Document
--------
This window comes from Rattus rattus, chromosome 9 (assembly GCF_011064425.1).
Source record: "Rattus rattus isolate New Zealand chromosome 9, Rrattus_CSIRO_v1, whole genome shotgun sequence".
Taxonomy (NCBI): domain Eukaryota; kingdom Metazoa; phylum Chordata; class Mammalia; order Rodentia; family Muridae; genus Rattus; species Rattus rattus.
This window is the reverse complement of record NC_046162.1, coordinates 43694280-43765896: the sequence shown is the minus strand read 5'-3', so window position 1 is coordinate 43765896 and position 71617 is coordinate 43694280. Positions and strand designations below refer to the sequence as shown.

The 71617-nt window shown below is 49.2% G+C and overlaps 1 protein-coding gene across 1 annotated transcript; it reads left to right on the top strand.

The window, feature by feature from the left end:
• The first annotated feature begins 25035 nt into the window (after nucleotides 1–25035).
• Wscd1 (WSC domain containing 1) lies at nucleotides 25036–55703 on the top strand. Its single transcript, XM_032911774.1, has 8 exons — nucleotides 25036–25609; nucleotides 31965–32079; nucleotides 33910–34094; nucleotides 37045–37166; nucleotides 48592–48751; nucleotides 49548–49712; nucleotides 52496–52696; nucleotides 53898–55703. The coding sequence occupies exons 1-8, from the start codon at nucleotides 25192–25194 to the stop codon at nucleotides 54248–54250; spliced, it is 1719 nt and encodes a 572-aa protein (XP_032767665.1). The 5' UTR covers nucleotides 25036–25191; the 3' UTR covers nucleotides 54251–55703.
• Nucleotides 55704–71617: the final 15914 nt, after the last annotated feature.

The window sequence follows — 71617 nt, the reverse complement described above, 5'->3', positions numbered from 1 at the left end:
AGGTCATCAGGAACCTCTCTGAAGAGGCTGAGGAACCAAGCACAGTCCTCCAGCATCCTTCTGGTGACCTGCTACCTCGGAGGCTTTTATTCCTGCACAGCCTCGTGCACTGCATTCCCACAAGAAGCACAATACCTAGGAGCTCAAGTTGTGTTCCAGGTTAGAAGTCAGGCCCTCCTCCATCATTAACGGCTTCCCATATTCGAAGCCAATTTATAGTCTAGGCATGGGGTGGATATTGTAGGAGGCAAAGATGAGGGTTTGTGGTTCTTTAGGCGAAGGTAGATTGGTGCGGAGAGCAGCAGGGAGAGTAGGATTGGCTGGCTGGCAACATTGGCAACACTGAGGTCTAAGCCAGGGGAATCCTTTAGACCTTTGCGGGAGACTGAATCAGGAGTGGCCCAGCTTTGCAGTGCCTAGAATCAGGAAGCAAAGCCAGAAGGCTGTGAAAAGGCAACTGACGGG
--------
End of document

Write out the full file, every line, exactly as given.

This window comes from Rattus rattus, chromosome 9 (assembly GCF_011064425.1).
Source record: "Rattus rattus isolate New Zealand chromosome 9, Rrattus_CSIRO_v1, whole genome shotgun sequence".
Taxonomy (NCBI): domain Eukaryota; kingdom Metazoa; phylum Chordata; class Mammalia; order Rodentia; family Muridae; genus Rattus; species Rattus rattus.
This window is the reverse complement of record NC_046162.1, coordinates 43694280-43765896: the sequence shown is the minus strand read 5'-3', so window position 1 is coordinate 43765896 and position 71617 is coordinate 43694280. Positions and strand designations below refer to the sequence as shown.

The 71617-nt window shown below is 49.2% G+C and overlaps 1 protein-coding gene across 1 annotated transcript; it reads left to right on the top strand.

The window, feature by feature from the left end:
• The first annotated feature begins 25035 nt into the window (after nucleotides 1–25035).
• Wscd1 (WSC domain containing 1) lies at nucleotides 25036–55703 on the top strand. Its single transcript, XM_032911774.1, has 8 exons — nucleotides 25036–25609; nucleotides 31965–32079; nucleotides 33910–34094; nucleotides 37045–37166; nucleotides 48592–48751; nucleotides 49548–49712; nucleotides 52496–52696; nucleotides 53898–55703. The coding sequence occupies exons 1-8, from the start codon at nucleotides 25192–25194 to the stop codon at nucleotides 54248–54250; spliced, it is 1719 nt and encodes a 572-aa protein (XP_032767665.1). The 5' UTR covers nucleotides 25036–25191; the 3' UTR covers nucleotides 54251–55703.
• Nucleotides 55704–71617: the final 15914 nt, after the last annotated feature.

The window sequence follows — 71617 nt, the reverse complement described above, 5'->3', positions numbered from 1 at the left end:
AGGTCATCAGGAACCTCTCTGAAGAGGCTGAGGAACCAAGCACAGTCCTCCAGCATCCTTCTGGTGACCTGCTACCTCGGAGGCTTTTATTCCTGCACAGCCTCGTGCACTGCATTCCCACAAGAAGCACAATACCTAGGAGCTCAAGTTGTGTTCCAGGTTAGAAGTCAGGCCCTCCTCCATCATTAACGGCTTCCCATATTCGAAGCCAATTTATAGTCTAGGCATGGGGTGGATATTGTAGGAGGCAAAGATGAGGGTTTGTGGTTCTTTAGGCGAAGGTAGATTGGTGCGGAGAGCAGCAGGGAGAGTAGGATTGGCTGGCTGGCAACATTGGCAACACTGAGGTCTAAGCCAGGGGAATCCTTTAGACCTTTGCGGGAGACTGAATCAGGAGTGGCCCAGCTTTGCAGTGCCTAGAATCAGGAAGCAAAGCCAGAAGGCTGTGAAAAGGCAACTGACGGG